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Often people post cost-effectiveness analyses of potential interventions, which invariably conclude that the intervention could rival GiveWell's top charities. (I'm guilty of this too!) But this happens with such frequency, and I am basically never convinced that the intervention is actually competitive with GWTC. The reason is that they are comparing ex-ante cost-effectiveness (where you make a bunch of assumptions about costs, program delivery mechanisms, etc) with GiveWell's calculated ex-post cost-effectiveness (where the intervention is already delivered, so there are much fewer assumptions).

Usually, people acknowledge that ex-ante cost-effectiveness is less reliable than ex-post cost-effectiveness. But I haven't seen any acknowledgement that this systematically overestimates cost-effectiveness, because people who are motivated to try and pursue an intervention are going to be optimistic about unknown factors. Also, many costs are "unknown unknowns" that you might only discover after implementing the project, so leaving them out underestimates costs. (Also, the planning fallacy in general.) And I haven't seen any discussion of how large the gap between these estimates could be. I think it could be orders of magnitude, just because costs are in the denominator of a benefit-cost ratio, so uncertainty in costs can have huge effects on cost-effectiveness.

One straightforward way to estimate this gap is to redo a GiveWell CEA, but assuming that you were setting up a charity to deliver that intervention for the first time. If GiveWell's ex-post estimate is X and your ex-ante estimate is K*X for the same intervention, then we would conclude that ex-ante cost-effectiveness is K times too optimistic, and deflate ex-ante estimates by a factor of K.

I might try to do this myself, but I don't have any experience with CEAs, and would welcome someone else doing it.

I think a similar view is found in 'Why we can't take expected value estimates literally even when they're unbiased' I.e. we should have a pretty low prior that any particular intervention is above (e.g.) 10x cash transfers, but the strength and robustness of top charities' CEAs are sufficient to clear them over the bar. And most CEAs of specific interventions written up on the forum aren't compelling enough to bring the estimate all that much higher from the low prior.
I agree it'd be informative to see what 'naive' versions of top charity CEAs would be like. As a quick and dirty version, I looked at Givewell's stuff on AMF - their 2023 central figure is $5,500 per life saved, with 226 rows in the spreadsheet. If we look at their 2012 CEA (downloadable here), they have 45 rows with their optimistic value being $1819 per life saved. Leaving aside inter-temporal confounders, naively a 3x cut is reasonable if the random forum CEA is equivalent to 2012 optimistic Givewell. Though it depends on the quality of the random CEA, I'd guess a 2x-10x cut is a reasonable prior? Plus a stronger cut for really high estimates - eg a 500x cost-effectiveness is more likely to be due to an over-generous methodology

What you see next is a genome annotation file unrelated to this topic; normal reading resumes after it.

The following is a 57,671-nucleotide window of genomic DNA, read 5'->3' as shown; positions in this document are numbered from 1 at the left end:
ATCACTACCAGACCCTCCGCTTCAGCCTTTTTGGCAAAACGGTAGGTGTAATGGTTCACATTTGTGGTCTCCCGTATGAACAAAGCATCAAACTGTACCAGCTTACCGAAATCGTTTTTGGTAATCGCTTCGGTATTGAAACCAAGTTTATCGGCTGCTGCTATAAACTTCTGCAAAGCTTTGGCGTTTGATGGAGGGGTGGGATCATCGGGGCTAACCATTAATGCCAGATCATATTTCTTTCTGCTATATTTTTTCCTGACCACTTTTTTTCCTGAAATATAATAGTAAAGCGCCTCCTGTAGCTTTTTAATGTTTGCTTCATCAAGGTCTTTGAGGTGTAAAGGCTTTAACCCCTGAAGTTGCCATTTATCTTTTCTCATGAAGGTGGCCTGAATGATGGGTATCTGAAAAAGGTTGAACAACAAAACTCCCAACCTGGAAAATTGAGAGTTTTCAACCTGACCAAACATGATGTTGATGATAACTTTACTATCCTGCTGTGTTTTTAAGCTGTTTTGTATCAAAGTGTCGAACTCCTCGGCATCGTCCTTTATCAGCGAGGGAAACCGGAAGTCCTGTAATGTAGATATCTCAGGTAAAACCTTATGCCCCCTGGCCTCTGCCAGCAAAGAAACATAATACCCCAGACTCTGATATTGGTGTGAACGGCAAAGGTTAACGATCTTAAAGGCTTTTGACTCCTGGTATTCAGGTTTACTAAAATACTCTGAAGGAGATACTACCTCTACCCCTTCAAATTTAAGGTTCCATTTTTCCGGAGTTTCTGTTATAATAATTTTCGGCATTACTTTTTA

That's an interesting separate point, I certainly agree that our prior should have low mass around 10x cash and above and that has its own large effect. But I don't feel like I would make this point contingent on the quality of the CEA; I think even the highest-quality ex-ante CEA can't avoid these issues. Some CEAs are probably high-quality because there are real decisions attached to them (e.g. Charity Entrepreneurship's ex-ante CEAs of their prospective charities) and I don't think I would be convinced by those either.

Neat exercise with 2012 GiveWell. Does 2023 have a country breakdown? Because the main intertemporal confounder I would want to guard against is the change in country mix. I would compare 2012 to the 2023 country in which AMF had the most activity in 2012, which I don't know off the top of my head. But 3x seems reasonable to me.

I sympathise with this view, but I think I see it in more continuous terms than ex ante vs. ex post, and maybe akin to quality. This is because even ex post, I think there would still be substantial guess-work and assumptions, and the bottom line still relies on interpretation. But the difference for ex post is how empirically informed that analysis can be, and how specific. I.e an ex post analysis can ground estimates on data for that specific org, with that program, in that community. Ex ante analyses can also differ in quality for how empirically informed they are, and how specific they are. But a great ex ante CEA could be more empirically informed and specific than an sub-par ex post CEA. But all this is ~semantics - I think we basically agree. 

Not sure about the geography question - from this it looks like the 2012 estimate was based on distribution in Malawi. In 2022 they distribute in DRC, Ghana, Guinea, Malawi, Papua New Guinea, Togo, Uganda, and Zambia, and my guess is that the Givewell figure is an average of those programs? Read into that what you will.

Ooh another angle would be to compare Charity Entrepreneurship's ex ante CEAs with the eventual charities' own ex post CEAs. But there'd be a strong selection effect given it depends on eventual charity success/stability, plus the interventions change a lot from the research to implementaiton.

Yes, I agree quality matters a lot, but I think people are universally aware of that - I just wanted to draw attention to the ex-ante/ex-post distinction, which I hadn't seen raised before.

The CE approach is a good idea, because actually I think the interventions changing a lot from research to implementation is a key part of why ex-ante estimates are unreliable. I don't know if both estimates are available but it would be great if they are!